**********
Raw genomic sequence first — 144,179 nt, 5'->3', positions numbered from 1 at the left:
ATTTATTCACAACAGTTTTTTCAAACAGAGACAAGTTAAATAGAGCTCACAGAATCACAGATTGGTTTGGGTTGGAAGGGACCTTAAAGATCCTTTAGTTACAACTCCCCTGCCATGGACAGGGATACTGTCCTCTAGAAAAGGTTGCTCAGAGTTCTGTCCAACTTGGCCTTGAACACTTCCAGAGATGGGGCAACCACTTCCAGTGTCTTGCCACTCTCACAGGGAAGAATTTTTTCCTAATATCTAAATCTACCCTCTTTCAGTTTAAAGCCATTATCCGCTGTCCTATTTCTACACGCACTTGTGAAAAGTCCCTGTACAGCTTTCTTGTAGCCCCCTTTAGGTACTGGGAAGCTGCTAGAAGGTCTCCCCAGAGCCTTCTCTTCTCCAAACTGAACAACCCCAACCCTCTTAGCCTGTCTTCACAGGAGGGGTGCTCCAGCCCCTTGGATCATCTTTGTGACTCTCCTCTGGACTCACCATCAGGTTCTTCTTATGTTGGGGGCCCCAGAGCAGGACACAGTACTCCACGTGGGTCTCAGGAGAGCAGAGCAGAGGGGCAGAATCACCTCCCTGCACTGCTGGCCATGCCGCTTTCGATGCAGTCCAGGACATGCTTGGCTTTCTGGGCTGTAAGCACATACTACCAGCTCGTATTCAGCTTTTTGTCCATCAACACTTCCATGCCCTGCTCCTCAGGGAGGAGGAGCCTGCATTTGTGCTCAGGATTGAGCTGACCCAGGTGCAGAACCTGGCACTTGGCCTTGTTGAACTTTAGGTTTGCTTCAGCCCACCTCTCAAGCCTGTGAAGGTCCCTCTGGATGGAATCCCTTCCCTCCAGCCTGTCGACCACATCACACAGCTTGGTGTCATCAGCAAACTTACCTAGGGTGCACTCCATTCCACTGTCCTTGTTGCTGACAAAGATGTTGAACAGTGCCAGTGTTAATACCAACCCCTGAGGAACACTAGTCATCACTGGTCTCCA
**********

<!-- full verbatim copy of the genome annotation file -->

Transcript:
Raw genomic sequence first — 144,179 nt, 5'->3', positions numbered from 1 at the left:
ATTTATTCACAACAGTTTTTTCAAACAGAGACAAGTTAAATAGAGCTCACAGAATCACAGATTGGTTTGGGTTGGAAGGGACCTTAAAGATCCTTTAGTTACAACTCCCCTGCCATGGACAGGGATACTGTCCTCTAGAAAAGGTTGCTCAGAGTTCTGTCCAACTTGGCCTTGAACACTTCCAGAGATGGGGCAACCACTTCCAGTGTCTTGCCACTCTCACAGGGAAGAATTTTTTCCTAATATCTAAATCTACCCTCTTTCAGTTTAAAGCCATTATCCGCTGTCCTATTTCTACACGCACTTGTGAAAAGTCCCTGTACAGCTTTCTTGTAGCCCCCTTTAGGTACTGGGAAGCTGCTAGAAGGTCTCCCCAGAGCCTTCTCTTCTCCAAACTGAACAACCCCAACCCTCTTAGCCTGTCTTCACAGGAGGGGTGCTCCAGCCCCTTGGATCATCTTTGTGACTCTCCTCTGGACTCACCATCAGGTTCTTCTTATGTTGGGGGCCCCAGAGCAGGACACAGTACTCCACGTGGGTCTCAGGAGAGCAGAGCAGAGGGGCAGAATCACCTCCCTGCACTGCTGGCCATGCCGCTTTCGATGCAGTCCAGGACATGCTTGGCTTTCTGGGCTGTAAGCACATACTACCAGCTCGTATTCAGCTTTTTGTCCATCAACACTTCCATGCCCTGCTCCTCAGGGAGGAGGAGCCTGCATTTGTGCTCAGGATTGAGCTGACCCAGGTGCAGAACCTGGCACTTGGCCTTGTTGAACTTTAGGTTTGCTTCAGCCCACCTCTCAAGCCTGTGAAGGTCCCTCTGGATGGAATCCCTTCCCTCCAGCCTGTCGACCACATCACACAGCTTGGTGTCATCAGCAAACTTACCTAGGGTGCACTCCATTCCACTGTCCTTGTTGCTGACAAAGATGTTGAACAGTGCCAGTGTTAATACCAACCCCTGAGGAACACTAGTCATCACTGGTCTCCA